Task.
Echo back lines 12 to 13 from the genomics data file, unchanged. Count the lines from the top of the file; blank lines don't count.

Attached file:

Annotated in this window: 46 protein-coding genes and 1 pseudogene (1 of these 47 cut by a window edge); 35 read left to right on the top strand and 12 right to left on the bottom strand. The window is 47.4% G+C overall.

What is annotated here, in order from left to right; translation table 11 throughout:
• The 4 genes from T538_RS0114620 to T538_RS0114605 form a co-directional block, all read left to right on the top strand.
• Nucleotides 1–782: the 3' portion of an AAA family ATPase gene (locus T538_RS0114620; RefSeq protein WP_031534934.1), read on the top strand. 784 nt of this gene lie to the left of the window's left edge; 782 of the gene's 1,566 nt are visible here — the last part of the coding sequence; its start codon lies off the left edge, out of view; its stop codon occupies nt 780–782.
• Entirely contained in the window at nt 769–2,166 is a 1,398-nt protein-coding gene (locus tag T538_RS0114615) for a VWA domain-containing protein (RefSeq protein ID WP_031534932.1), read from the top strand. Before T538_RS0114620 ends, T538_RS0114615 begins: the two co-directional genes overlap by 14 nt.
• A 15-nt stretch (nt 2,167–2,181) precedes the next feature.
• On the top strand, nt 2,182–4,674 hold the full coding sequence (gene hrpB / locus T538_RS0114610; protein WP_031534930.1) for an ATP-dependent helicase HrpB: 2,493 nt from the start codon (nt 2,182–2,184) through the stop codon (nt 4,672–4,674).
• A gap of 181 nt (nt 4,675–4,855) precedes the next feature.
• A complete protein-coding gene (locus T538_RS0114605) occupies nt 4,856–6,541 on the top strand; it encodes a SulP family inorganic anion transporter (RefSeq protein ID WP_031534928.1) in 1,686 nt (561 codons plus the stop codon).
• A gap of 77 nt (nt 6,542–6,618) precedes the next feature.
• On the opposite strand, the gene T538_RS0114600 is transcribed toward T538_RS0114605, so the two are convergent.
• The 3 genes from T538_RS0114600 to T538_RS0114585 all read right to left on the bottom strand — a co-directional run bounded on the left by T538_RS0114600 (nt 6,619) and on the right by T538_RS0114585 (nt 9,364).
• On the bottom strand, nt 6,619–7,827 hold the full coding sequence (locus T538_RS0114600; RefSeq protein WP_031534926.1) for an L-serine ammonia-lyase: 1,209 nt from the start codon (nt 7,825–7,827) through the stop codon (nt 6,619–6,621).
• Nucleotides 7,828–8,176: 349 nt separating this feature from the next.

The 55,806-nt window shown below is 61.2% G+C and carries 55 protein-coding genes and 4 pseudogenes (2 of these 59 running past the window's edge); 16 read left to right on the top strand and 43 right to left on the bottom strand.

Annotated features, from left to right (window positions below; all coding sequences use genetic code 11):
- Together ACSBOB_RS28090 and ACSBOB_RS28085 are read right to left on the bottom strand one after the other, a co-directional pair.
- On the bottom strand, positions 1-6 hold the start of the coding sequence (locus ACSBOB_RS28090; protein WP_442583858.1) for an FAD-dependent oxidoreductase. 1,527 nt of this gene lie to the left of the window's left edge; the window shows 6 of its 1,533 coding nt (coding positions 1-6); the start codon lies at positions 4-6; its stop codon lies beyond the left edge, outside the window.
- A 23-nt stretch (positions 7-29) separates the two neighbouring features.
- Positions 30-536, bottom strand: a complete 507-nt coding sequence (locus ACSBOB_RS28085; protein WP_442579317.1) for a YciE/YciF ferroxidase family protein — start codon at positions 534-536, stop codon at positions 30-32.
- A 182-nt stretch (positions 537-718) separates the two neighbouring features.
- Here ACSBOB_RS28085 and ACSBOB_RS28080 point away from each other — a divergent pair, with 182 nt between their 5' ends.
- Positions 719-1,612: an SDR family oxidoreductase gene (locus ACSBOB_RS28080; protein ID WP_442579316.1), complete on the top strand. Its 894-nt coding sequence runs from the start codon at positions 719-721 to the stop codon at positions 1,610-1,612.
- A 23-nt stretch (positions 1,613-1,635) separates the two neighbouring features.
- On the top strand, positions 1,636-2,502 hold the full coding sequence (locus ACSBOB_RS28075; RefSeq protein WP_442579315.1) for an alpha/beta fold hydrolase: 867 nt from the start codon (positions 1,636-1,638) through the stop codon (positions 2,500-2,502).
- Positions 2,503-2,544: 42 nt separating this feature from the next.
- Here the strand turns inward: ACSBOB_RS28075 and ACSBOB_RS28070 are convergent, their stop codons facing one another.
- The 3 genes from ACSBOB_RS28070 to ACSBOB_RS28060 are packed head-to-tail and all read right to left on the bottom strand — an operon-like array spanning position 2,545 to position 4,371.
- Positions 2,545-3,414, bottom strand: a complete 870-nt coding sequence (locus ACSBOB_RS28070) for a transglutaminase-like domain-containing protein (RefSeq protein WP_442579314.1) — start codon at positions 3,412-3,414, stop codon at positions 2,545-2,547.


• The 3 genes from T538_RS0114600 to T538_RS0114585 all read right to left on the bottom strand — a co-directional run bounded on the left by T538_RS0114600 (nt 6,619) and on the right by T538_RS0114585 (nt 9,364).
• On the bottom strand, nt 6,619–7,827 hold the full coding sequence (locus T538_RS0114600; RefSeq protein WP_031534926.1) for an L-serine ammonia-lyase: 1,209 nt from the start codon (nt 7,825–7,827) through the stop codon (nt 6,619–6,621).